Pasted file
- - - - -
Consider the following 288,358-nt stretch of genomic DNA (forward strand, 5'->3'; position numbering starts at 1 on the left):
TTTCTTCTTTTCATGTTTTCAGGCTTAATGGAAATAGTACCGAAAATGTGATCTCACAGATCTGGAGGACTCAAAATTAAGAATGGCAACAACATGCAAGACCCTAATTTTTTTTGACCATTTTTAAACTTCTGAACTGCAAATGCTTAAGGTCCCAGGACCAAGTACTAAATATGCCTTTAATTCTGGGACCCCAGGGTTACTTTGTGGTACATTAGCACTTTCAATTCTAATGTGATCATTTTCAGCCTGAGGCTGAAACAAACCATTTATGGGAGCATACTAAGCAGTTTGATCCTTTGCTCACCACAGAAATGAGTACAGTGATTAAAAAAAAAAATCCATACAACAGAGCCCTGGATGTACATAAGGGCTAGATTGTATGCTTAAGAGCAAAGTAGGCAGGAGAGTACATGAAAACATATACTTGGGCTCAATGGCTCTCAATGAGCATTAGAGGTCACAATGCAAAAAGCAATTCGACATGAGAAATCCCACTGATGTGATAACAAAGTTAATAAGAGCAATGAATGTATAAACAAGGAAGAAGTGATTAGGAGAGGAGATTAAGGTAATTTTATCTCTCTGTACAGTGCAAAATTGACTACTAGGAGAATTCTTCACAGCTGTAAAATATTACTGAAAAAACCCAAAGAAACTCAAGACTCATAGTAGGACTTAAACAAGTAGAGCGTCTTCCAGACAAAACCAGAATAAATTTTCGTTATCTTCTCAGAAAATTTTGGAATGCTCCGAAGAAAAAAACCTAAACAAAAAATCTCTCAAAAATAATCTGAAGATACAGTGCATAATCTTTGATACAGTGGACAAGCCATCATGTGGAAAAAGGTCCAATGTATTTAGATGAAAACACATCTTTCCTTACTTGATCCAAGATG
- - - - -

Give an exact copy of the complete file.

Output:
Consider the following 288,358-nt stretch of genomic DNA (forward strand, 5'->3'; position numbering starts at 1 on the left):
TTTCTTCTTTTCATGTTTTCAGGCTTAATGGAAATAGTACCGAAAATGTGATCTCACAGATCTGGAGGACTCAAAATTAAGAATGGCAACAACATGCAAGACCCTAATTTTTTTTGACCATTTTTAAACTTCTGAACTGCAAATGCTTAAGGTCCCAGGACCAAGTACTAAATATGCCTTTAATTCTGGGACCCCAGGGTTACTTTGTGGTACATTAGCACTTTCAATTCTAATGTGATCATTTTCAGCCTGAGGCTGAAACAAACCATTTATGGGAGCATACTAAGCAGTTTGATCCTTTGCTCACCACAGAAATGAGTACAGTGATTAAAAAAAAAAATCCATACAACAGAGCCCTGGATGTACATAAGGGCTAGATTGTATGCTTAAGAGCAAAGTAGGCAGGAGAGTACATGAAAACATATACTTGGGCTCAATGGCTCTCAATGAGCATTAGAGGTCACAATGCAAAAAGCAATTCGACATGAGAAATCCCACTGATGTGATAACAAAGTTAATAAGAGCAATGAATGTATAAACAAGGAAGAAGTGATTAGGAGAGGAGATTAAGGTAATTTTATCTCTCTGTACAGTGCAAAATTGACTACTAGGAGAATTCTTCACAGCTGTAAAATATTACTGAAAAAACCCAAAGAAACTCAAGACTCATAGTAGGACTTAAACAAGTAGAGCGTCTTCCAGACAAAACCAGAATAAATTTTCGTTATCTTCTCAGAAAATTTTGGAATGCTCCGAAGAAAAAAACCTAAACAAAAAATCTCTCAAAAATAATCTGAAGATACAGTGCATAATCTTTGATACAGTGGACAAGCCATCATGTGGAAAAAGGTCCAATGTATTTAGATGAAAACACATCTTTCCTTACTTGATCCAAGATG